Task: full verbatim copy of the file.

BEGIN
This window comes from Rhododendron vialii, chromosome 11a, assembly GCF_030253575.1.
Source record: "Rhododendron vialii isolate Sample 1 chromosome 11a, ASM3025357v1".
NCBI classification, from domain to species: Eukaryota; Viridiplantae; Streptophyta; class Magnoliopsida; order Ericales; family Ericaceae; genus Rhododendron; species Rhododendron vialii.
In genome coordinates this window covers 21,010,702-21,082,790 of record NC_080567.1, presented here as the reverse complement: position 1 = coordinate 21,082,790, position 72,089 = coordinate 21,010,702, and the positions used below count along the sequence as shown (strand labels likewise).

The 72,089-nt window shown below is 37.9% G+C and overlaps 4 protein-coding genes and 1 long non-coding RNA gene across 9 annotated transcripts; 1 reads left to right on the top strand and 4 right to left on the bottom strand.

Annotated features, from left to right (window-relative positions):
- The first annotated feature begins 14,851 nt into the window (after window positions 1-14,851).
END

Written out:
This window comes from Rhododendron vialii, chromosome 11a, assembly GCF_030253575.1.
Source record: "Rhododendron vialii isolate Sample 1 chromosome 11a, ASM3025357v1".
NCBI classification, from domain to species: Eukaryota; Viridiplantae; Streptophyta; class Magnoliopsida; order Ericales; family Ericaceae; genus Rhododendron; species Rhododendron vialii.
In genome coordinates this window covers 21,010,702-21,082,790 of record NC_080567.1, presented here as the reverse complement: position 1 = coordinate 21,082,790, position 72,089 = coordinate 21,010,702, and the positions used below count along the sequence as shown (strand labels likewise).

The 72,089-nt window shown below is 37.9% G+C and overlaps 4 protein-coding genes and 1 long non-coding RNA gene across 9 annotated transcripts; 1 reads left to right on the top strand and 4 right to left on the bottom strand.

Annotated features, from left to right (window-relative positions):
- The first annotated feature begins 14,851 nt into the window (after window positions 1-14,851).